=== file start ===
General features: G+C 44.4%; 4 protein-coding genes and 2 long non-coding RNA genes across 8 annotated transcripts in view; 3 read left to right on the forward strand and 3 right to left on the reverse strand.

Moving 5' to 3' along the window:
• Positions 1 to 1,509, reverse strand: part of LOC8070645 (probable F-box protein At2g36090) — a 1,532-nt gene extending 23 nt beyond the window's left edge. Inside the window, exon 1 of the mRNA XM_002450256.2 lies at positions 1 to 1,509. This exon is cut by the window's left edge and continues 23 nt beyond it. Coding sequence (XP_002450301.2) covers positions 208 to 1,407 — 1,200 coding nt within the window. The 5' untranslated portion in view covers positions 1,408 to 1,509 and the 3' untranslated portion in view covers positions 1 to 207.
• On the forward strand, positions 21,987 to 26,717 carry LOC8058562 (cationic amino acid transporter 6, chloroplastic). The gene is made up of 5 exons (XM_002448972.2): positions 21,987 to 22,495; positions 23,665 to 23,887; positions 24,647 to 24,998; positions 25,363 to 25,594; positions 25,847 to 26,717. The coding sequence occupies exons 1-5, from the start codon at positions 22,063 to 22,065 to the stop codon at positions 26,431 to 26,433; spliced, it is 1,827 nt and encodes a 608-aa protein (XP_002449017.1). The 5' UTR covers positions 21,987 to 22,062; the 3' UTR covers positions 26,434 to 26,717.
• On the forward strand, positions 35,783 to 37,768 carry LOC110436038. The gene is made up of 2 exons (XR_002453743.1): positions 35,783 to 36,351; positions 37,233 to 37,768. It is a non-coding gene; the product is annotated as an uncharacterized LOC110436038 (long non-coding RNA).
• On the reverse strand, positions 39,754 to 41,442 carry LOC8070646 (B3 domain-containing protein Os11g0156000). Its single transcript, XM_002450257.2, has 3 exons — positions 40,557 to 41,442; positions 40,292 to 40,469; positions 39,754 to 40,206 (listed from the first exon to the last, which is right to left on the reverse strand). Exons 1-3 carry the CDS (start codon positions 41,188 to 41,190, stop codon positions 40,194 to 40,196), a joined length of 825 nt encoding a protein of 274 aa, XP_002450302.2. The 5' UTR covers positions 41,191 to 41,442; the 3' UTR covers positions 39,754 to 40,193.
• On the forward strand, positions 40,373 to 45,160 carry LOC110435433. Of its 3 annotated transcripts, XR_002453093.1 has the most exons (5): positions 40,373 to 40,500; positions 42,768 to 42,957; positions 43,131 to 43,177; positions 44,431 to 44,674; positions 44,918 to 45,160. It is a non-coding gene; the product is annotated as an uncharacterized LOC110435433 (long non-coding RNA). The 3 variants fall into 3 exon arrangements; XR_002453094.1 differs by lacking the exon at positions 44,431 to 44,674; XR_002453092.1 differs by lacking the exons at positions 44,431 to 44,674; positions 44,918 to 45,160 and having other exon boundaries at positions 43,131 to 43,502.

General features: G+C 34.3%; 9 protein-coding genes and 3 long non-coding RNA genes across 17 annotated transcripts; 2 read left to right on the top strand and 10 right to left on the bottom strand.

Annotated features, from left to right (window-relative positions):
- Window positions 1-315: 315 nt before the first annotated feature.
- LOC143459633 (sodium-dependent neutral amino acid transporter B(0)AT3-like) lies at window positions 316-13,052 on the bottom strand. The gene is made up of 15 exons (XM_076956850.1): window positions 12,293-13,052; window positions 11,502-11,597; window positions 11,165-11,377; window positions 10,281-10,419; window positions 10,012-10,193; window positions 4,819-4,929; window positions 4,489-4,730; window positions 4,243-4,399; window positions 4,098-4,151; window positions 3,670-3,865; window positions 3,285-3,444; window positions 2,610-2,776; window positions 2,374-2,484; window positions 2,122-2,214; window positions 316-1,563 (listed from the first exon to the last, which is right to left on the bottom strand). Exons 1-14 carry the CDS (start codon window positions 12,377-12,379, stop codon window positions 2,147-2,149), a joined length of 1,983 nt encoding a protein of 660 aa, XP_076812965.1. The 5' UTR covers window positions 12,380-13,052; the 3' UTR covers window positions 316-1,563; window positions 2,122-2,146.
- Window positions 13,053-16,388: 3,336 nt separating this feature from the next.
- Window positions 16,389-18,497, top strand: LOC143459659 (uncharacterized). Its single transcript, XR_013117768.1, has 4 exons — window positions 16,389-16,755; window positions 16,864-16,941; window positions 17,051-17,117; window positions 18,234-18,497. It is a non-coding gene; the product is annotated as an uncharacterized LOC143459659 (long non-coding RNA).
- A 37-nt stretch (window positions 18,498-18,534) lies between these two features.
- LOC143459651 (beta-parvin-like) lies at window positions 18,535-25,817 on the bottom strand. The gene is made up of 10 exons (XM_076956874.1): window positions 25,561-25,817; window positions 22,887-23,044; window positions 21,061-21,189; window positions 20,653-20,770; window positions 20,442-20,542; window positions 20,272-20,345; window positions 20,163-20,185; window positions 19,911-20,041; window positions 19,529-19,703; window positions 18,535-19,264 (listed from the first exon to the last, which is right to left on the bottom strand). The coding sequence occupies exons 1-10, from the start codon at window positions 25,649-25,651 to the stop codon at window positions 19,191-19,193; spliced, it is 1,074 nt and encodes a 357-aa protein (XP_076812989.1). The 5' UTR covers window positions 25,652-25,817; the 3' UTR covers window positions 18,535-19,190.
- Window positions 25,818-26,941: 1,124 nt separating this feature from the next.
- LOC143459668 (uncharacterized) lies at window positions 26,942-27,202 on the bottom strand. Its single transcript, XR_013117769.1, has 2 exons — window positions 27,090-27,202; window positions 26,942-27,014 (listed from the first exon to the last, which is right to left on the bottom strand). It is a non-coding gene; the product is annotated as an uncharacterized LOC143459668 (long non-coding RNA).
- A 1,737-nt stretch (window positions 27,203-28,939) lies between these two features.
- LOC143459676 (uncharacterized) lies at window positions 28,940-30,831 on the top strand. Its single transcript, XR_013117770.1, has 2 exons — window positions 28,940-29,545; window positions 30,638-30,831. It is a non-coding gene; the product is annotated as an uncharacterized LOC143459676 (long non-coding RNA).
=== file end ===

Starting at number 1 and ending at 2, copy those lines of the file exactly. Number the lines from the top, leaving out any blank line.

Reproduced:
General features: G+C 44.4%; 4 protein-coding genes and 2 long non-coding RNA genes across 8 annotated transcripts in view; 3 read left to right on the forward strand and 3 right to left on the reverse strand.

Moving 5' to 3' along the window: